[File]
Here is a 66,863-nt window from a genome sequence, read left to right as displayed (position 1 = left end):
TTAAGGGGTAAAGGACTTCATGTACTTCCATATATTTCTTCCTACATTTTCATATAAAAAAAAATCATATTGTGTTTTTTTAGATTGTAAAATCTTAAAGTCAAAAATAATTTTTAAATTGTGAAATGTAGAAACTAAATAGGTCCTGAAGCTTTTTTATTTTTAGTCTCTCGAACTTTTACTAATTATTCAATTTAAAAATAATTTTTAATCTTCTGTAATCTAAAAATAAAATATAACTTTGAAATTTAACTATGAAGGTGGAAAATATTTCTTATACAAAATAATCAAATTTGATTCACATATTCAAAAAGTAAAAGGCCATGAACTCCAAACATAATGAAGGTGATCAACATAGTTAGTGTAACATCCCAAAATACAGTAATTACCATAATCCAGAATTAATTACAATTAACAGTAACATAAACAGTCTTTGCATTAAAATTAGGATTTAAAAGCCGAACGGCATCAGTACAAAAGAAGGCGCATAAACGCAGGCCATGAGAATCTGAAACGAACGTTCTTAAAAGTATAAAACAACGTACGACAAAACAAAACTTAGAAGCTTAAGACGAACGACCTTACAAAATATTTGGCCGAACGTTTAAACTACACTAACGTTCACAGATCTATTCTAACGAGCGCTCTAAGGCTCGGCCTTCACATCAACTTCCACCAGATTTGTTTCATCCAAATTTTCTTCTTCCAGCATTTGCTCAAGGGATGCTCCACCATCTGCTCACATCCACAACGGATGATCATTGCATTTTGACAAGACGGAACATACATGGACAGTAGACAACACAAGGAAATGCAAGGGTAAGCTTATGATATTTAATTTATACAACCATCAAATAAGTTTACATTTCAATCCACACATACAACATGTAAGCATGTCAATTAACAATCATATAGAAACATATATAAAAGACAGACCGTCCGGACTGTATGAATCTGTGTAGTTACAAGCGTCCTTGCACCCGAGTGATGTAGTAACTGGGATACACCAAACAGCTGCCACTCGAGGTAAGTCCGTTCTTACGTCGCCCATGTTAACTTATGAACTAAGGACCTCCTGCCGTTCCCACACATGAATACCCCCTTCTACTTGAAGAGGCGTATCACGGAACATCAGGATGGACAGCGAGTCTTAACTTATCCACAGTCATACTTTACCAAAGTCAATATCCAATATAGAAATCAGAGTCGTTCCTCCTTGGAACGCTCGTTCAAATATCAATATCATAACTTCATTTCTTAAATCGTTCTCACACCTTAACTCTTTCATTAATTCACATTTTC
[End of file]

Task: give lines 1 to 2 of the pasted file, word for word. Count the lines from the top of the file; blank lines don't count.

Here is a 66,863-nt window from a genome sequence, read left to right as displayed (position 1 = left end):
TTAAGGGGTAAAGGACTTCATGTACTTCCATATATTTCTTCCTACATTTTCATATAAAAAAAAATCATATTGTGTTTTTTTAGATTGTAAAATCTTAAAGTCAAAAATAATTTTTAAATTGTGAAATGTAGAAACTAAATAGGTCCTGAAGCTTTTTTATTTTTAGTCTCTCGAACTTTTACTAATTATTCAATTTAAAAATAATTTTTAATCTTCTGTAATCTAAAAATAAAATATAACTTTGAAATTTAACTATGAAGGTGGAAAATATTTCTTATACAAAATAATCAAATTTGATTCACATATTCAAAAAGTAAAAGGCCATGAACTCCAAACATAATGAAGGTGATCAACATAGTTAGTGTAACATCCCAAAATACAGTAATTACCATAATCCAGAATTAATTACAATTAACAGTAACATAAACAGTCTTTGCATTAAAATTAGGATTTAAAAGCCGAACGGCATCAGTACAAAAGAAGGCGCATAAACGCAGGCCATGAGAATCTGAAACGAACGTTCTTAAAAGTATAAAACAACGTACGACAAAACAAAACTTAGAAGCTTAAGACGAACGACCTTACAAAATATTTGGCCGAACGTTTAAACTACACTAACGTTCACAGATCTATTCTAACGAGCGCTCTAAGGCTCGGCCTTCACATCAACTTCCACCAGATTTGTTTCATCCAAATTTTCTTCTTCCAGCATTTGCTCAAGGGATGCTCCACCATCTGCTCACATCCACAACGGATGATCATTGCATTTTGACAAGACGGAACATACATGGACAGTAGACAACACAAGGAAATGCAAGGGTAAGCTTATGATATTTAATTTATACAACCATCAAATAAGTTTACATTTCAATCCACACATACAACATGTAAGCATGTCAATTAACAATCATATAGAAACATATATAAAAGACAGACCGTCCGGACTGTATGAATCTGTGTAGTTACAAGCGTCCTTGCACCCGAGTGATGTAGTAACTGGGATACACCAAACAGCTGCCACTCGAGGTAAGTCCGTTCTTACGTCGCCCATGTTAACTTATGAACTAAGGACCTCCTGCCGTTCCCACACATGAATACCCCCTTCTACTTGAAGAGGCGTATCACGGAACATCAGGATGGACAGCGAGTCTTAACTTATCCACAGTCATACTTTACCAAAGTCAATATCCAATATAGAAATCAGAGTCGTTCCTCCTTGGAACGCTCGTTCAAATATCAATATCATAACTTCATTTCTTAAATCGTTCTCACACCTTAACTCTTTCATTAATTCACATTTTC